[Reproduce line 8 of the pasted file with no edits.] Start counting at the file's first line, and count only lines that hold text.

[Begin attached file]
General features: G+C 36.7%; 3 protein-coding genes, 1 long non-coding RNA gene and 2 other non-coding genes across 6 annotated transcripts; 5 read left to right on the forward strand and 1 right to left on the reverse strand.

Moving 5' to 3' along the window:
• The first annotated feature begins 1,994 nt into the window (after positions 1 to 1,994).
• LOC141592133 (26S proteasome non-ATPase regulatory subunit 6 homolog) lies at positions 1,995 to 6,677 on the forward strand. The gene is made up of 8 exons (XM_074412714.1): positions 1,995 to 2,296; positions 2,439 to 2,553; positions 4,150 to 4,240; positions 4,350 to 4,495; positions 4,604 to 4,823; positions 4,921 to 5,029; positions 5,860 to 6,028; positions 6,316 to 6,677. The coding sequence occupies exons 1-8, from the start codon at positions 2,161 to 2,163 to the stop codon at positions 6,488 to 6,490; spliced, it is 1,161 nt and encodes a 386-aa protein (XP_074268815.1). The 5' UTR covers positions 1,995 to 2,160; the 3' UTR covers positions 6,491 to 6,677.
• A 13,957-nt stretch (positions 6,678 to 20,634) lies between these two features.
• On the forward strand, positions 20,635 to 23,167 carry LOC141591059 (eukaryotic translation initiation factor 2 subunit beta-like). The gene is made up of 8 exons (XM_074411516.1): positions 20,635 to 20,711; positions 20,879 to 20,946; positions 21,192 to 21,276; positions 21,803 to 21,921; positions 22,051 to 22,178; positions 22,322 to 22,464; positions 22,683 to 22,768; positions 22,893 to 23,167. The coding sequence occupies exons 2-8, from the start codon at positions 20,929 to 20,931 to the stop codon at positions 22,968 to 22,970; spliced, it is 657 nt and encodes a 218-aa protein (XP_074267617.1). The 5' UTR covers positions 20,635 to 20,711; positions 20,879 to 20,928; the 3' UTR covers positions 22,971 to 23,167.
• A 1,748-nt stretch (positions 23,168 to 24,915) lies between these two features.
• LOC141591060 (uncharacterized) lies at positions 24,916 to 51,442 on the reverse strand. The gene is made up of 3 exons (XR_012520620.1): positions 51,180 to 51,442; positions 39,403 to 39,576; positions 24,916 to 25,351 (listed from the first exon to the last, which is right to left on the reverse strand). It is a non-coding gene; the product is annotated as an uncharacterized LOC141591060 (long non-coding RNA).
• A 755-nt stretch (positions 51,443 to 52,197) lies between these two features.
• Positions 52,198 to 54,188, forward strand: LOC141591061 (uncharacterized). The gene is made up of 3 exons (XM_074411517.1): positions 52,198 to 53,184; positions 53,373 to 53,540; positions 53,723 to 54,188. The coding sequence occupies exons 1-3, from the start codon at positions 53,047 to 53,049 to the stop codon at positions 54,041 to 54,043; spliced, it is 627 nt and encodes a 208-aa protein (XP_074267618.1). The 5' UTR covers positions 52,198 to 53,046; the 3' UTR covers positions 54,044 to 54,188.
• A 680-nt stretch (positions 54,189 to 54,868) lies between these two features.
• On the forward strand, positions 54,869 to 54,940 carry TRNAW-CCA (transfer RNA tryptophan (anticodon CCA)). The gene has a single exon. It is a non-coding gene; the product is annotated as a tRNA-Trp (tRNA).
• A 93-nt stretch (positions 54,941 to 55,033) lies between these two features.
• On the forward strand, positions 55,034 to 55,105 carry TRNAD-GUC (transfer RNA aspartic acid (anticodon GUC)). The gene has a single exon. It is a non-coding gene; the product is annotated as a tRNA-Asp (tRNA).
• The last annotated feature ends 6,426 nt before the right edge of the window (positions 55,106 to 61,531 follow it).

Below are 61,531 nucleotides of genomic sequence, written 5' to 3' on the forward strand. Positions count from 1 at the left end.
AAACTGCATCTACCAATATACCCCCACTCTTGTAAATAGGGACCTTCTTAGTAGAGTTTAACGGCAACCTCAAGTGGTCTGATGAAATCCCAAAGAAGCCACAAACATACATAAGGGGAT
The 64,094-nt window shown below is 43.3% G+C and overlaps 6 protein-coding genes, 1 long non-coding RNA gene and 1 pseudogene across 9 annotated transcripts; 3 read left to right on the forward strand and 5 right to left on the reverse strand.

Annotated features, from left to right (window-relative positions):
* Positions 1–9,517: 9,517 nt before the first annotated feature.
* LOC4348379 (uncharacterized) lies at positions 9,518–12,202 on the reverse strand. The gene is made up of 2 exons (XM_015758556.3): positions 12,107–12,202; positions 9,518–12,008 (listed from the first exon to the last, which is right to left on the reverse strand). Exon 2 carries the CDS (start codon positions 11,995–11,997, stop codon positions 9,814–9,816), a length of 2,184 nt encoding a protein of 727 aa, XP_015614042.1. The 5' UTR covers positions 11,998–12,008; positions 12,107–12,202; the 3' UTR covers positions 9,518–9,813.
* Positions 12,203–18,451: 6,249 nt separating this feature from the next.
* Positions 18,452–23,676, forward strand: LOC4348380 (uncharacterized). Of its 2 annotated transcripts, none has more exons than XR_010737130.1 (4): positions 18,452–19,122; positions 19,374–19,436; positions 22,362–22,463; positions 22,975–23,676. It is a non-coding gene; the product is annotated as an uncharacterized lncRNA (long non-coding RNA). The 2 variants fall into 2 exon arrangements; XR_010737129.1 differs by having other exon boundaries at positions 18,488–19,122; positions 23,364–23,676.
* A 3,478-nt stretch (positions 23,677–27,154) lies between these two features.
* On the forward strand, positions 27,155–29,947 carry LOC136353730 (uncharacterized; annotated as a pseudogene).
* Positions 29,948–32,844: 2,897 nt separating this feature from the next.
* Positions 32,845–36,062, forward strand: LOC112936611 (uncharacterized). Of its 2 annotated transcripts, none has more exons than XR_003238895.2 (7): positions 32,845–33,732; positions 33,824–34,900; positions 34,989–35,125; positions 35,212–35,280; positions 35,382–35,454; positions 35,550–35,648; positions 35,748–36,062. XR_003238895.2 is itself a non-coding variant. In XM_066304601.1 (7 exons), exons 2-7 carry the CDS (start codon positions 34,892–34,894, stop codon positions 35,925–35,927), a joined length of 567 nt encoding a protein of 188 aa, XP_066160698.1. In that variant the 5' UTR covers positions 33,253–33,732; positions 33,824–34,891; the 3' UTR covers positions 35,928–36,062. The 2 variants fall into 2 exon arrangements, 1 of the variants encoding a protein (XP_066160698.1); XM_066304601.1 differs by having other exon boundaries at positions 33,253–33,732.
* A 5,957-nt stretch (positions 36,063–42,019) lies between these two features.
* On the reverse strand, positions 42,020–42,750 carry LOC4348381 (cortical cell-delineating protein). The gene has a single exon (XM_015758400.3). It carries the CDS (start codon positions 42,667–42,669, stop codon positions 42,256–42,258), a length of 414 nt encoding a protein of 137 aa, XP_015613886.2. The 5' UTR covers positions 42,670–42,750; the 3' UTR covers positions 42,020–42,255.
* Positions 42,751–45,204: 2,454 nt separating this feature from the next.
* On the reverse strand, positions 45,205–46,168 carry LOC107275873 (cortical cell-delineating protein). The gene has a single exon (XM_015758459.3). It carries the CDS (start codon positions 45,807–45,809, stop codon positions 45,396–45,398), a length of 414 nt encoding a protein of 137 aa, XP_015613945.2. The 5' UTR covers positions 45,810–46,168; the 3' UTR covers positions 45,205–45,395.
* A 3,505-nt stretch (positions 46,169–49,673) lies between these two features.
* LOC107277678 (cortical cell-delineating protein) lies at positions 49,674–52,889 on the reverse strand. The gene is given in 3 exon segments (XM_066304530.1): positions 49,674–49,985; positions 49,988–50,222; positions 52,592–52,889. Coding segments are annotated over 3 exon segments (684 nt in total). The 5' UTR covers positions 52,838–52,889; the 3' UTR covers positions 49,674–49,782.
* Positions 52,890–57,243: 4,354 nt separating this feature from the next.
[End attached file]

• LOC141591060 (uncharacterized) lies at positions 24,916 to 51,442 on the reverse strand. The gene is made up of 3 exons (XR_012520620.1): positions 51,180 to 51,442; positions 39,403 to 39,576; positions 24,916 to 25,351 (listed from the first exon to the last, which is right to left on the reverse strand). It is a non-coding gene; the product is annotated as an uncharacterized LOC141591060 (long non-coding RNA).